A Few Notes on Recycling Vocabulary in the Classroom, by Karl Emmet
As language teachers, one reasonably safe assumption we can make is that the learners will only have an explicit focus on language in their classes. Therefore as teachers, we must ensure our students get plenty of opportunities to revise during lessons. The following article illustrates some techniques I’ve been using to recycle vocabulary in the classroom.
Tracking taught vocabulary
As with most skills that we learn, be it writing, carpentry, cycling, painting, weight training, language learning requires a huge amount of repetition for students to adeptly use the language we teach them in class. In order to ensure that students improve their language skills, one thing I do which is successful is keep track of which new words I’ve taught my class and plan subsequent lessons so that taught vocabulary is always included in as many activities as possible for at least two weeks after the lesson in which students were initially taught that vocabulary. For example, you are going to teach your students a short story as part of a lesson about past tenses and the new words you are going to teach them are famous, something, deep, stop and take. I put these words on a document on my computer and list them under the first date they were taught. I then make sure that those words are in as many activities as possible over the next two weeks and put a tick next to the word each time I’ve used it in an activity in that time period.
Repetition through stories
With the context of the story the students are going to be taught in mind, I search the Internet for some good visual examples of each word and create a worksheet with these pictures and a matching activity involving writing the correct word under the correct picture to complete a sentence. It is important that the sentences only use previously taught grammatical structures.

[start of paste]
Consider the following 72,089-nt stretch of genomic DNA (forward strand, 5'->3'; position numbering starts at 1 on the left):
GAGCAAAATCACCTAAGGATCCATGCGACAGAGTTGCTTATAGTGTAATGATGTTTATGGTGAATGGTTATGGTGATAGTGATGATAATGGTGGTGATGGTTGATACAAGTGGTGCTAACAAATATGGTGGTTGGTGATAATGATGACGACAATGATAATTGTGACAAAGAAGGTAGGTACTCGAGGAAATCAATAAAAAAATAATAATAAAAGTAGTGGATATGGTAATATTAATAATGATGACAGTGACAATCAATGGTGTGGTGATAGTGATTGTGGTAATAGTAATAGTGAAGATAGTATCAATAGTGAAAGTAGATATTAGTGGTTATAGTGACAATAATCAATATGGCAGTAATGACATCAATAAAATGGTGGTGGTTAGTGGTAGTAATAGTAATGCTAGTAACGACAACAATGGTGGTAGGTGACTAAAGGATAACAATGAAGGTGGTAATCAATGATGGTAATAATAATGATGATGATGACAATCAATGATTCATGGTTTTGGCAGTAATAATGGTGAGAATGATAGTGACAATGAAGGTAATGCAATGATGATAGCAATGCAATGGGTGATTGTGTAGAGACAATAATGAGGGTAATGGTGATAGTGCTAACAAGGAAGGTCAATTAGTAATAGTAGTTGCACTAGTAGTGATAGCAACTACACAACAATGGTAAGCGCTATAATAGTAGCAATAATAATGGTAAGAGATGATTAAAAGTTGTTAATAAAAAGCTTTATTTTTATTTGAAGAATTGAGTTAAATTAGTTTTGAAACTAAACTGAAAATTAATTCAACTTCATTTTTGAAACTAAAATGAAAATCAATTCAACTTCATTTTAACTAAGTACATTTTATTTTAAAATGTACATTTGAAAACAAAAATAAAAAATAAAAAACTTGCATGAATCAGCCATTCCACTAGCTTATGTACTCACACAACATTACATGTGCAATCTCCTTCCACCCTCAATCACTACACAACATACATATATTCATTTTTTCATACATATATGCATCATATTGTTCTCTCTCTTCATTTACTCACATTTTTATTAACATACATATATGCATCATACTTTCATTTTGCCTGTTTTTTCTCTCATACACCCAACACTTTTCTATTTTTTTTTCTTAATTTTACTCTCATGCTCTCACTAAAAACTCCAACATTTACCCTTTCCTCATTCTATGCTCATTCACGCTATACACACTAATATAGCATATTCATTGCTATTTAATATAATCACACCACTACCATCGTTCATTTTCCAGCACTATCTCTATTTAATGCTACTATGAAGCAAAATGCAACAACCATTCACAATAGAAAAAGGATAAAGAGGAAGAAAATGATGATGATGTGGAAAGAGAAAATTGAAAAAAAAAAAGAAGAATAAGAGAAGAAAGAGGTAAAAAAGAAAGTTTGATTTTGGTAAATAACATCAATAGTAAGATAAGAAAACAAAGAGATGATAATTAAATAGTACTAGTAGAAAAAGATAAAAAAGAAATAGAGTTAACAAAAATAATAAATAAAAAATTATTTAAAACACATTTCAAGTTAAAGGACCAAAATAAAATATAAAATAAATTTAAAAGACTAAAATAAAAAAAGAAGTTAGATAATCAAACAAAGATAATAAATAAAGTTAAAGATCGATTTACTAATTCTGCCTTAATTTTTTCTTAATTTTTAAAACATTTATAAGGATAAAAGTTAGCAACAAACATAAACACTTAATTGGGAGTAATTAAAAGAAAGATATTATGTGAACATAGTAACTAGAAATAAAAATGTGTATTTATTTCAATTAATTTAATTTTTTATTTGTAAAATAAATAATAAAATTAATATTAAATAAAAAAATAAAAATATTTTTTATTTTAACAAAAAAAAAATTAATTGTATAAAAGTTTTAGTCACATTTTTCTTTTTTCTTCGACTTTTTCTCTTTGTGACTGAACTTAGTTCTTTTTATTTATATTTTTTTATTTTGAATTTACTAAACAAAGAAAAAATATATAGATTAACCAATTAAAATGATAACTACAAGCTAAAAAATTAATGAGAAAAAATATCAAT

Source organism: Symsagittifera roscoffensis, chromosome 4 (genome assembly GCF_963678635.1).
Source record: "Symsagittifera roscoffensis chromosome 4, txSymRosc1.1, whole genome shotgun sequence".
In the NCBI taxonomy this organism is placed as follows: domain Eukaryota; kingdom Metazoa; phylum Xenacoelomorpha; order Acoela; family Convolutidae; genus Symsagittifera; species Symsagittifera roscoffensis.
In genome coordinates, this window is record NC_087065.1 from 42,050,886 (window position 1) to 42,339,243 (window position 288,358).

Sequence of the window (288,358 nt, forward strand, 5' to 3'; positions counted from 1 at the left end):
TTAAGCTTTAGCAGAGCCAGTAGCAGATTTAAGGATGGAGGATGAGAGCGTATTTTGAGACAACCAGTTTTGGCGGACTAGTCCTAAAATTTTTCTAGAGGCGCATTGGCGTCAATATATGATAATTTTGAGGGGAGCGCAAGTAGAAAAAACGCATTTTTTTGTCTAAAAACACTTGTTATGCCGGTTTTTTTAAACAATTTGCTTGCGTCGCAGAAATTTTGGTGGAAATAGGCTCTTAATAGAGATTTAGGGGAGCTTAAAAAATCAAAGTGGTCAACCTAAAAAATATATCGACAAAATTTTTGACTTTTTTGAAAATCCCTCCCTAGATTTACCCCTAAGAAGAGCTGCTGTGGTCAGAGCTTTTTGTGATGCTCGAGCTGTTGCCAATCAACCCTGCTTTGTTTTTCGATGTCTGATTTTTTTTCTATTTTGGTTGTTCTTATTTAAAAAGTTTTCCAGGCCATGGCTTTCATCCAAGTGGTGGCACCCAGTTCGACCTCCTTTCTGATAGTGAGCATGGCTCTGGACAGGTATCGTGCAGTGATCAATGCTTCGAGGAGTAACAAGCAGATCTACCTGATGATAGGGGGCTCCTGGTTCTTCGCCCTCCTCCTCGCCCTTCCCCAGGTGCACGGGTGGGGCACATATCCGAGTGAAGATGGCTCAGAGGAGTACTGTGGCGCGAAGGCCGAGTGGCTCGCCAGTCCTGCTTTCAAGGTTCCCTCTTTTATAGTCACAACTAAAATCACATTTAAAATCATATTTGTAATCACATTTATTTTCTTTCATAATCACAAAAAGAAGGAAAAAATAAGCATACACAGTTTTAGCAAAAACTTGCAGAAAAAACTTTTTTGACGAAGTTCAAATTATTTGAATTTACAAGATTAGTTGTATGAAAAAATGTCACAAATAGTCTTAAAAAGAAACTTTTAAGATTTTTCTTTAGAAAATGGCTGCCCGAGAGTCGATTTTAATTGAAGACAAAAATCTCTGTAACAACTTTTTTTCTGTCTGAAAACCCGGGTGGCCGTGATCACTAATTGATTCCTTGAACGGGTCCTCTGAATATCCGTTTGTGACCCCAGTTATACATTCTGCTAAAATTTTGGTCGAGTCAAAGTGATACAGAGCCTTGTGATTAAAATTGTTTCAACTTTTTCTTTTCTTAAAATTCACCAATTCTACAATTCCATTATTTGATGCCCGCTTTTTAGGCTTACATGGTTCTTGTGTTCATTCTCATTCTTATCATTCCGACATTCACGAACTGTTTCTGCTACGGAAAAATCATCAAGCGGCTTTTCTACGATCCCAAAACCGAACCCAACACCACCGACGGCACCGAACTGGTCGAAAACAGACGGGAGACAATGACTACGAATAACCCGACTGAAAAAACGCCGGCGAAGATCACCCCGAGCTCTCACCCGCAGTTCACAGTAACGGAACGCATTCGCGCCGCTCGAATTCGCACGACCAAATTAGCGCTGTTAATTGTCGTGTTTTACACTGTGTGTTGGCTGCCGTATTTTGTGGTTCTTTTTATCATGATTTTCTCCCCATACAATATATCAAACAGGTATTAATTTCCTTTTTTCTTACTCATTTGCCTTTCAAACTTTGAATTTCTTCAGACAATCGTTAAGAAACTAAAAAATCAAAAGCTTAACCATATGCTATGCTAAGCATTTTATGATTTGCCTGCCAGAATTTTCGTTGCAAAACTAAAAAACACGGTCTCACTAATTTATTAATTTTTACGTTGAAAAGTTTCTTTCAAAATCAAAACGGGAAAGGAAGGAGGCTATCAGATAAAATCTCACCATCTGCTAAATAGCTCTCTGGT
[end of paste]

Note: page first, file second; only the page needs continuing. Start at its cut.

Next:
New vocabulary presentation
After an initial warmer, show the class the PowerPoint slide which signals that vocabulary is about to be taught. It’s important to keep this slide the same throughout the time you teach the class as it primes them to learn new words. Elicit, CCQ and drill the pronunciation of each word and its example sentence.
Show the students the vocab worksheet using either a visualiser or PowerPoint and demonstrate the word and picture matching activity and then the example sentence. Give each student one worksheet and set a time limit for them to complete it. Check the answers and then demonstrate the next activity with one of the stronger students in the class.
Describing new vocabulary
The teacher looks at the vocabulary worksheet projected on the screen and starts describing one of the pictures on the worksheet. One student, who the teacher has chosen, guesses which word is being described and, after two examples, the students are placed in pairs and repeat the same activity with each other. The usefulness of this activity is that it helps the teacher see if the students actively understand the words and also demonstrates their strengths and weaknesses when it comes to describing language instead of simply translating it. Furthermore, it gives students a chance to connect the new vocabulary with other words and phrases that they already know.
Once the activity is done, some good and bad examples of describing language are put on the board. The teacher elicits from the class which examples are good and why. After that, the students are put together in groups to add two more good examples for each group and decide why the bad examples are wrong and how they can fix the bad examples
Backs to the board
The next activity is a time trial involving a “hot seat”/”backs-to-the-board” game where one team lines up in front of one teammate who is sitting with their back to the board and a word from the previously taught vocabulary is written above them. The person at the front of the line describes the word on the board and the person with their back to the board must guess the word that’s being described. Once they successfully guess the word, they stand up and move to the back of the line and the student who described the word now sits in the chair, a new word is written on the board and the next student in the line describes that word. The team that successfully describes the words in the fastest time wins.